A Name Worth Remembering
Jimmer Fredette is hoping to make BYU a household name
When it came time to name her youngest son Kay Taft was decidedly set on James. The problem was several other members of her extended family already went by Jim, Jimmy or the name she had already set her heart on for the newest member of her three children. Kay was looking for something unique, a name that once people heard it, they weren’t likely to forget it. It was with that goal in mind that she settled on Jimmer Fredette [her husband's surname] for the name by which the child would be known. More than 20 years later, Kay’s youngest son has done quite a bit of his own to ensure that his name is one people aren’t likely to forget.
Now entering his junior year at BYU, Fredette will be the focal point of a team that is in the midst of perhaps its greatest run of basketball the school has ever seen. The Cougars have won at least 25 games in each of the last three seasons, winning three consecutive Mountain West Conference regular season championships and earning an at-large bid to the NCAA Tournament in each of those years. While the team has seen its share of talented players during this recent stretch – including conference players of the year Keena Young and Lee Cummard – those around the program feel this may be the deepest and most gifted roster BYU has had this decade. Having been eliminated from the NCAA Tournament in the first round each of the last three years, expectations to advance in the postseason are high in Utah and Fredette will find himself staring directly into the bright spotlight this year.
“It’s been frustrating in the postseason for us for a little while now,” he says. “Obviously it’s not a good feeling to get to the NCAA Tournament and lose in the first round. We definitely feel like we have a team this year that can get past that first game; we have to take care of business and get there first. Once we do that we think we can advance and that’s one of our goals as a program, to move forward.”
Much of that responsibility will fall on Fredette as well as senior swingman Jonathan Tavernari, the only two returning all-conference players in the entire Mountain West. Fredette, who served as a role player during his freshman years, burst onto the scene as a sophomore. Stepping into the role of starting point guard, the athletic floor general scored better than 16 ppg on nearly 50 percent shooting from the floor, all while dishing out more than four assists. His sudden meteoric rise to basketball stardom was almost as surprising as the decision that brought the northeast native more than 2,200 miles from home to begin his college career.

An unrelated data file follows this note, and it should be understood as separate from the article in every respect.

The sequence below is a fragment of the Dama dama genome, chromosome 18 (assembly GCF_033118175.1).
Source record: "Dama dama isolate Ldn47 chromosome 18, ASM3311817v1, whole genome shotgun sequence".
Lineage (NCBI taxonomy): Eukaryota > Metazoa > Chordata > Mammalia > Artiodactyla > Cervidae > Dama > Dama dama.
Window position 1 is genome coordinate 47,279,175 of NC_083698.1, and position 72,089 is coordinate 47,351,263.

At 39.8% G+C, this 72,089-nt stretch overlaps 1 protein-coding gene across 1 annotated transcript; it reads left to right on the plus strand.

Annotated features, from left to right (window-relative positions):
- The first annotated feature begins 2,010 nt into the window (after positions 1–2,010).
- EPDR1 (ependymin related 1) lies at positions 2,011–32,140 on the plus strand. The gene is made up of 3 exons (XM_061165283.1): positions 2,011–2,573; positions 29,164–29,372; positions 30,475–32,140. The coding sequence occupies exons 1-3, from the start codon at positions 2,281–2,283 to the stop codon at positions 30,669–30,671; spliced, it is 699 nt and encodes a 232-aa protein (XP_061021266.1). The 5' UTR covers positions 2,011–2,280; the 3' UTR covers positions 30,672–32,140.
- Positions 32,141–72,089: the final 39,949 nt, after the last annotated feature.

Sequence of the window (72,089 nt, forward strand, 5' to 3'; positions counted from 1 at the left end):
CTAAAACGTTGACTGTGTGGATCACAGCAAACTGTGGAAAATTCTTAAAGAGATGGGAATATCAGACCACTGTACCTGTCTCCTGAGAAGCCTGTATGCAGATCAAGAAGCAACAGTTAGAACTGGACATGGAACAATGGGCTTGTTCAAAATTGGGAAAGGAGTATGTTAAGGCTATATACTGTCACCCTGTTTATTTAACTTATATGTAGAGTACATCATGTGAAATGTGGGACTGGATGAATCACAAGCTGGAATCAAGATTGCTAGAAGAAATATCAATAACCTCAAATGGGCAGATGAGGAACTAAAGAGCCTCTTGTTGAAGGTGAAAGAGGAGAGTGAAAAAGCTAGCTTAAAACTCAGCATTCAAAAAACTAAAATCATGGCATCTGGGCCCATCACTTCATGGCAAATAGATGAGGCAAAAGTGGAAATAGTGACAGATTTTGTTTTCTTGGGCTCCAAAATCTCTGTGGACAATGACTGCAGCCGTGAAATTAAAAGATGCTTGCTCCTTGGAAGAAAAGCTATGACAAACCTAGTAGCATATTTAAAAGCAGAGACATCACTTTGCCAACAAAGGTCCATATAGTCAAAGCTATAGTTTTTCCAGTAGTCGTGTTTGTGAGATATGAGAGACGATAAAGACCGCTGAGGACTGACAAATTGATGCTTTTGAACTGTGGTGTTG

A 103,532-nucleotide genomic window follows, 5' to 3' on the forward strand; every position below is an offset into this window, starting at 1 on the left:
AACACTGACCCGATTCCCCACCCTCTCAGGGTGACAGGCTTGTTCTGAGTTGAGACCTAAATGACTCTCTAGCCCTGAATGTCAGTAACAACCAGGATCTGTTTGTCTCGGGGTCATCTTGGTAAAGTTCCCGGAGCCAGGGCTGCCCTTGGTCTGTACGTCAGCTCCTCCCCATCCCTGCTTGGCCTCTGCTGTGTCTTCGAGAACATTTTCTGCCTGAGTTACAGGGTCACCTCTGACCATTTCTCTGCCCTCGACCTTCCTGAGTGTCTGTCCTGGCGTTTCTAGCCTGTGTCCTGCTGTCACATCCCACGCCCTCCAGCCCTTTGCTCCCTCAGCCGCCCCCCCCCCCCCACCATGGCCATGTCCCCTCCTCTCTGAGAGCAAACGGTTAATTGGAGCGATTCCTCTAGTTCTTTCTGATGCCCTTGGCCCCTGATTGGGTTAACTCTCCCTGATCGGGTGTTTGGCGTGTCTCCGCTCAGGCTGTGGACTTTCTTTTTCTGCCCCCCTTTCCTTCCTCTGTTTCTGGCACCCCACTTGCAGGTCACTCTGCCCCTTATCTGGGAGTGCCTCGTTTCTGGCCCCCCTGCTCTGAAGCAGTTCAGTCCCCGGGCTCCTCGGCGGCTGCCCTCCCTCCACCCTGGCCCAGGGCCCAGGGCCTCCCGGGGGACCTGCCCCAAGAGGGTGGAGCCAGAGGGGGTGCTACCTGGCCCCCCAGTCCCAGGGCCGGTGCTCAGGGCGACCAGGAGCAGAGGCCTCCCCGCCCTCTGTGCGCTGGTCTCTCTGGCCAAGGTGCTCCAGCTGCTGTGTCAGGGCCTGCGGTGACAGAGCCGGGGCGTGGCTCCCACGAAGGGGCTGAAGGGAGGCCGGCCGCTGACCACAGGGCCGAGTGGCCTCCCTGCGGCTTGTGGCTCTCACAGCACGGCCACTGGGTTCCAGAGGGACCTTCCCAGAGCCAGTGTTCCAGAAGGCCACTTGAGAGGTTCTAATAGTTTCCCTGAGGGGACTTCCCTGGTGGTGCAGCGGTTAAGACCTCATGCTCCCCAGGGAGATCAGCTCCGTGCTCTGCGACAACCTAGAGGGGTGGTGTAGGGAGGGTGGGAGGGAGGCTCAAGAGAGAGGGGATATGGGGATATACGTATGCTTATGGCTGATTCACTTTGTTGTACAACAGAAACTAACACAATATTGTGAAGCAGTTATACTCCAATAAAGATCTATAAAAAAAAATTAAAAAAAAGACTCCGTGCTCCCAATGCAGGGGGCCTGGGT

Fredette grew up in Glens Falls, NY, a modest town of 14,000 residents, less than an hour west of New Hampshire. Tucked away in the shadow of the Adirondack Mountains, the town’s most notable sports association may have been former Tampa Bay Lightning coach and ESPN personality Barry Melrose who currently resides there. Fredette never approached the ice though, but grew up following in the footsteps of his family, taking to both the hardwood and the gridiron.
Several of his uncles played college basketball, including one who suited up for Central Connecticut at the Division I level. His father was good enough to play football at the college level and his grandfather was a long time high school basketball coach. Fredette grew up playing against his father, uncles and older brother, something he credits making him a tough player from an early age.
“I was seven years younger than my brother but they would always get me in the games, so that’s kind of how I learned was playing at a higher level at a young age – that helped me become a better player.”
Fredette developed into a standout two sport athlete at Glens Falls High School, suiting up as a wide receiver on the football team and starring on the basketball team. He was such a good athlete, that before he declared his intentions to focus solely on hoops, Penn State was actively recruiting him to play football in the Big Ten. The signs for basketball stardom were too hard to ignore though. He earned All-State honors as a junior and senior and would finish his career ranked sixth on New York’s all-time scoring list with 2,404 points. In the spring and summer Fredette teamed with future Penn State star Talor Battle to form a lethal backcourt on the well known City Rocks AAU team.
Plenty of schools took notice of the upstate gem, including Syracuse, Wake Forest and Seton Hall. Ultimately it was BYU that won out in the battle to sign Fredette. As a follower of the Church of Jesus Christ of Latter Day Saints he saw attending the school as an opportunity to be in an environment where he was surrounded by his peers as well as play for a coaching staff that he had really started to connect with. Furthermore there were some benefits to attending a program that had less of an established reputation on the national scale.
“I knew I was going to be able to come in right away and get some playing time as a freshman,” Fredette says. “I know that if I had gone to another school I might have had to sit out and wait before I got my chance. I really wanted to make an impact right away and BYU was a place where I knew I’d be able to do that.”